The agenda for Monday’s LCVA Board Meeting is at the bottom of this page. An article follows that was written by Dr. Devin Bent who will be attending Monday’s meeting. Please take the time to read it. It is important for our community.
Halloween Harvest Festival
LCVA Halloween Harvest Festival update coming soon, our committee has accomplished a lot in a short period of time but there is still plenty to do and plenty of opportunities to be involved. Please contact Carol Cooper at email@example.com if you would like to help. Please contact Carl Dickens at firstname.lastname@example.org if you have a pumpkin connection.
Article by Dr. Devin Bent
The Santa Fe County Sustainable Land Development Code (SLDC) targets the acequia-irrigated crop-producing areas of the county for urbanization – i.e, higher density. Is there anything positive to be said about this?
1. An earlier message outlined the destructive impact on agriculture including farm to table, farmers’ market, sustainable agriculture, etc.
2. Beyond this, the people living in the rural/agricultural areas irrigated by acequias simply do not want to be urbanized. The Board of County Commissioners came up north and held a hearing in Pojoaque. They got a gym full of people, and the speakers said they did not want to be urbanized, and the crowd cheered. Not one speaker said they wanted urbanization. The simple fact is that those people who live in these areas do so because they choose to do so. Increasingly, they practice sustainable agriculture. If they prized greater density, they would live elsewhere. Why is Santa Fe County engaged in massive social engineering – telling us that they know best?
3. There is only one justification for urbanization/higher density presented in the Sustainable Growth Management Plan, and that is alleged greater efficiency and thus alleged lower per household cost result from increased density. That is, at least according to a New Jersey college professor citing his own unpublished, non-peer-reviewed, study. But these savings are, at best, questionable. Only a limited number of county services will see lower costs from increased density. Other services will experience higher per capita costs. A major, published, refered study on the county level found that total per capita expenditures decreased up to a density of 250 person per square mile and increased above 250 persons per square mile. Population Growth, Density and the Costs of Providing Public Services, by Helen F. Ladd in Urban Studies, Vol. 29, No. 2, 1992, pp. 273-295. The Pojoaque Valley is already considerably denser than this.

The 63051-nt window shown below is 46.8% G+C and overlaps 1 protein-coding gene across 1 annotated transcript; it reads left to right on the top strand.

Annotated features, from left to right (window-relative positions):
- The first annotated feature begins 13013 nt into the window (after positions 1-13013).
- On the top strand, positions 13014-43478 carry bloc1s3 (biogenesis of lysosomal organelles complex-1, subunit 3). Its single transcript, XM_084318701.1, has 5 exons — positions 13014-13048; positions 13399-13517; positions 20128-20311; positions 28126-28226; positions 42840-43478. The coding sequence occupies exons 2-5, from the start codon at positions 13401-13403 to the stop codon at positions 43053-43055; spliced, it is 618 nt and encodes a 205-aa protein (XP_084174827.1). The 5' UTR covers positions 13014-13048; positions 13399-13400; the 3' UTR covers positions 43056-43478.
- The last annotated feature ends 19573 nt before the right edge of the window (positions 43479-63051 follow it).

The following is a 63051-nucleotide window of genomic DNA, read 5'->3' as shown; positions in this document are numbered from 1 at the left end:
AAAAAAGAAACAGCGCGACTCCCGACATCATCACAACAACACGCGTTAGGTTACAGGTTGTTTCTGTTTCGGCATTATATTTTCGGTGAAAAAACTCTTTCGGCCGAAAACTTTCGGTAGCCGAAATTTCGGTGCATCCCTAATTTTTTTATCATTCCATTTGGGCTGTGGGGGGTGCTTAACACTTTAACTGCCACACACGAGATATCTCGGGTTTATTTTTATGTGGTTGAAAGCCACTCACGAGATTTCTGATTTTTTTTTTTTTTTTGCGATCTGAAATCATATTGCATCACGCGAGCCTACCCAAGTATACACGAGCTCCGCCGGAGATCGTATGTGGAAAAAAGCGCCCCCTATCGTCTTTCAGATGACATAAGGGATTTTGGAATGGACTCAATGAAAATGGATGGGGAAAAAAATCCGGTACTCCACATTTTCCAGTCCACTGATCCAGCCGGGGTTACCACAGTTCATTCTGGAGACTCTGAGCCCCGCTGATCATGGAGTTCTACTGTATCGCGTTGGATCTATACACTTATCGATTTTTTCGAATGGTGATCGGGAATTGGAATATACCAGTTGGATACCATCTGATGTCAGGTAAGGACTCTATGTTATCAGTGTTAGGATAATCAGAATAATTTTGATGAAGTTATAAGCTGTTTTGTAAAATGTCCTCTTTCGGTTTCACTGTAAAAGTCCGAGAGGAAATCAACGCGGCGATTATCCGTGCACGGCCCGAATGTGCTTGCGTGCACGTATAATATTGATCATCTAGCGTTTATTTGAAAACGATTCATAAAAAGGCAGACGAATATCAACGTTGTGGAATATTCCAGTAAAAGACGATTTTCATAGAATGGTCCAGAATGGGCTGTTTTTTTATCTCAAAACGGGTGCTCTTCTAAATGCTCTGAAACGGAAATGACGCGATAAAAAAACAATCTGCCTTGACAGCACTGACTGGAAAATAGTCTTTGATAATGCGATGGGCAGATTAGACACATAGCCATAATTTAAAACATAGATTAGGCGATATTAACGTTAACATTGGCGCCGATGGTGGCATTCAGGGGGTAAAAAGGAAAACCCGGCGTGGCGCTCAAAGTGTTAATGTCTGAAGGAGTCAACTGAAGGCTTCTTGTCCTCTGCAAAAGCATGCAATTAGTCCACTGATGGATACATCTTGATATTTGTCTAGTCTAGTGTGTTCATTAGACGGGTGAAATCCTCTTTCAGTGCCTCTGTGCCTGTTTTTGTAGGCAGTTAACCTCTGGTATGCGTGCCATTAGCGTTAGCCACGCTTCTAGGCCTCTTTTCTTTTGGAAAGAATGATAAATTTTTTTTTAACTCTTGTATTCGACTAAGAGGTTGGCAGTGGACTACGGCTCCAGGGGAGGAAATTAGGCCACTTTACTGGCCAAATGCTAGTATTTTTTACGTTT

Further, harsh reality tells us that higher density results in higher costs and thus higher taxes. New Jersey, for example, is incredibly more dense than New Mexico. Yet, the latest data from the Tax Foundation shows that New Jersey’s state and local tax burden as a percent of income is the second highest in the nation. New Mexico is down at number 37. (http://taxfoundation.org/article/annual-state-local-tax-burden-ranking-fy-2011)
In dollar terms, the average New Jerseyite pays $4,659 per year in New Jersey state and local taxes. The average New Mexican pays $2,089 or less than half the New Jersey taxes. The per capita yearly savings we get by living here, and not there, is $2,570.
For a family of four, the cost of moving to New Jersey would be more than $10,000 per year.
Perhaps those people, if any, who want higher density can move to New Jersey. The rest of us are happy here.
La Cienega Valley Association Board Meeting
October 10, 2014 – 7:00 p.m., La Cienega Community Center
Preserving Our Rural Way of Life
Special Guest Dr. Devin Bent
A Discussion on the Santa Fe County Sustainable Growth Management Plan and Sustainable Land Development Code Impacts on Rural Communities
Call to Order
- Approval of Agenda
- Approval September Minutes
- Matters from the Public
- President’s Report
- Halloween Harvest Festival Update
- Community Liaison with North Central Rural Transportation District
- La Bajada Ranch Update
- County Failure to Enforce Water Ordinances – A Response
- BLM Sign Issues and Lack of Community Involvement
- Committee Reports
- Newsletter Content
- Matters from the Board